El Segundo City Councilman Don Brann has adhered to one self-imposed rule for his political career in city government: Never run for re-election.
Brann, who has been elected to two non-consecutive terms, has said he believes running as an incumbent could influence his decision-making.
So it’s no surprise that Brann, whose term was set to expire next year, would not run for re-election in March. But then he stepped down three months early.
Brann, 74, participated in his last council meeting earlier in December, a move he made to abide by a new state law and to stay on as president of Da Vinci Schools, a network of charter schools. Just like when he forewent re-election in 2012, following his first turn as a councilman, Brann received a key to the city, gifts and plenty of accolades.
“The meetings going forward might be a little more boring,” Brann joked to his colleagues during the send off Tuesday, Dec. 17. “I don’t care about being politically correct. I’m kind of blunt. I have less time ahead of me than behind me, so I just put it out there.”
Brann opted to step down early from his four-year term because of state Senate Bill 126, which says charter school governing boards are subject to the Brown Act, a law regulating public meetings for governmental agencies. Brann said he wants to stay on Da Vinci’s board, so he decided to retire from the City Council to avoid any conflicts.
Former colleagues and friends lined up at his last meeting to acknowledge the longtime El Segundo resident’s contributions to the city. Former Mayor Suzanne Fuentes called Brann “one of the kindest men I know,” who has the “heart of a servant.”
She credited him with leading some of the city’s biggest accomplishments, such as curbing the rising unfunded pension liabilities and creating the new El Segundo Wiseburn Aquatics Center, which opened about a year ago.
“You were the incentive and inspiration for that,” Fuentes said at the Dec. 17 meeting. “You have many legacies in this town, but one of the greatest is that pool. You are such a bridge builder and a powerful inspiration.”
During the past four years, Brann has often cast a lone dissenting vote on the panel. He showed, for example, consistent opposition to Topgolf developing the driving range at The Lakes at El Segundo golf course. He also opposed a new automated trash hauler that allowed El Segundo to, for the first time, offer green curbside recycle bins.
Councilman Scot Nicol acknowledged the majority of the council did not always see eye-to-eye with Brann, but said whatever disagreements they had were respectful.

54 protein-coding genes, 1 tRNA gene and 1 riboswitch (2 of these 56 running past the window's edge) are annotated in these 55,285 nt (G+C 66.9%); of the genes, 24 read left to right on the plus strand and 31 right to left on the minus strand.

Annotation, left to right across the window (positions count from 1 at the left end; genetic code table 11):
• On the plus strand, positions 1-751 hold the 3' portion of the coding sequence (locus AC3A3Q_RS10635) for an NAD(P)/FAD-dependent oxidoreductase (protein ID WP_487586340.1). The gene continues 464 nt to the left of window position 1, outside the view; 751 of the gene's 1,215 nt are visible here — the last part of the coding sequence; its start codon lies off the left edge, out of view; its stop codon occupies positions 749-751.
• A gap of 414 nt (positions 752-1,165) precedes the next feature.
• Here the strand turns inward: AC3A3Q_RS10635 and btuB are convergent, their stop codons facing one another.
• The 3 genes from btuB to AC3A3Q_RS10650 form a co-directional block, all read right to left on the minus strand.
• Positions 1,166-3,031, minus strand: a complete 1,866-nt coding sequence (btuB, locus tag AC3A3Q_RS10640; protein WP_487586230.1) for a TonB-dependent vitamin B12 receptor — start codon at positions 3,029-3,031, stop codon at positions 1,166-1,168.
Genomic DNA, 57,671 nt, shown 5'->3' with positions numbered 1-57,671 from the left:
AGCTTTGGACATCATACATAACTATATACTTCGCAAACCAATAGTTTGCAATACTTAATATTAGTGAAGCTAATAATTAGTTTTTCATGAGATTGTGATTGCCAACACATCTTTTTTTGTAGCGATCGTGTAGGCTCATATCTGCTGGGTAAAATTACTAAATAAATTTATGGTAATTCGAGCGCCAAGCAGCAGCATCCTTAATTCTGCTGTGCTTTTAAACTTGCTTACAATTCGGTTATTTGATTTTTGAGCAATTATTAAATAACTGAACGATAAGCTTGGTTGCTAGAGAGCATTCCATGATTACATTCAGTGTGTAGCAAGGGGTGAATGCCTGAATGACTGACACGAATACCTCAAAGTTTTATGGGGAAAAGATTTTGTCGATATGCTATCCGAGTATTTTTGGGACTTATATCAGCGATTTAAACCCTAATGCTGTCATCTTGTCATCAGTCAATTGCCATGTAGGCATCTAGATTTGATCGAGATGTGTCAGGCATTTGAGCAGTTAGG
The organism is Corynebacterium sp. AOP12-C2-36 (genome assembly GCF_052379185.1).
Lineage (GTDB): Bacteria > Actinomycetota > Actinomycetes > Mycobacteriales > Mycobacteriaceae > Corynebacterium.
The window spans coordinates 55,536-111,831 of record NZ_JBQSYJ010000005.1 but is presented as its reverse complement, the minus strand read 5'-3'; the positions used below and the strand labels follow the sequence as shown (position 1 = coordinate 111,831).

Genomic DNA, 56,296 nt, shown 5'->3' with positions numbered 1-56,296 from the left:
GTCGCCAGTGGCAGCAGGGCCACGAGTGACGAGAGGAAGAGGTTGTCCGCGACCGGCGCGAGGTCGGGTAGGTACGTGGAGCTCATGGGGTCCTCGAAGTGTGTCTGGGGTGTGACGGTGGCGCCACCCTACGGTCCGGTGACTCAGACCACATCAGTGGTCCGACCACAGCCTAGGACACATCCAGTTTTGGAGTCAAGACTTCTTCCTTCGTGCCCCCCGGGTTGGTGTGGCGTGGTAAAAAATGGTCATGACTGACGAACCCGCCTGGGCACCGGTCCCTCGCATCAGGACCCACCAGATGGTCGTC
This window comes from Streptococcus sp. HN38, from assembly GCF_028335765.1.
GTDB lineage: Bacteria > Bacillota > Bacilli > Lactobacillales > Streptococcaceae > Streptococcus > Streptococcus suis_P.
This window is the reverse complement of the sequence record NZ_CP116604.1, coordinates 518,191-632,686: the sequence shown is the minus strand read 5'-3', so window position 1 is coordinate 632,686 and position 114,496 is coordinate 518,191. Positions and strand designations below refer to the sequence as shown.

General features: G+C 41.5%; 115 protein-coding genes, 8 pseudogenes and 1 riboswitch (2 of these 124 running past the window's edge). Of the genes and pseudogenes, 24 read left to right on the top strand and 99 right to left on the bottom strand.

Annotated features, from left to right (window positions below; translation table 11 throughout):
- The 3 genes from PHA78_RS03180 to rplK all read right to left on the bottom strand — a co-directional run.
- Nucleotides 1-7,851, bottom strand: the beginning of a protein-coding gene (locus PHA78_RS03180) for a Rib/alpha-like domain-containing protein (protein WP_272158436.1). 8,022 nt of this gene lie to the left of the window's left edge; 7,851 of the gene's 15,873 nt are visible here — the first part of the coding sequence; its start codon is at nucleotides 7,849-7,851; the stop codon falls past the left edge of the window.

“I’ve enjoyed agreeing with you on a few things and respectfully disagreeing on a few others,” Nicol said.
Brann, an independent since he was 18, is known for not mincing words and voting his convictions.
But his true legacy comes not from his time on the council, but from the field of education.
Brann spent four years as a fourth grade teacher in El Segundo before spending about 14 years as a superintendent for multiple districts throughout California.
In 1993, he became the superintendent of Wiseburn Unified School District, which encompasses the areas of El Segundo east of Pacific Coast Highway and, at the time, was losing students.
Brann suggested a permit program allowing employees who worked within the district to enroll their kids in a school there. The plan worked; the district netted 1,000 more students and increased its financial stability. Brann, who attended Dana Middle School as a child, would go on to be the superintendent there for 15 years.
“We really turned the district around, the district that helped me as a child,” Brann said during an interview last month. “Most people might not remember us or know us, but I’ll always know that I did something to help the neighborhood that I grew up in.”
Brann retired from Wiseburn in 2008. About six years later, education called him back when Gov. Jerry Brown appointed him as state administrator of the Inglewood Unified School District. He served there for two years, until 2015, as that district pulled itself out of financial hardships.
“I like school work and my ability to shape the future through children and teachers,” Brann said. “That’s my first love. Now that the law changed, I choose to be with Da Vinci because there I can change the world through getting more and more kids to reach their potential.”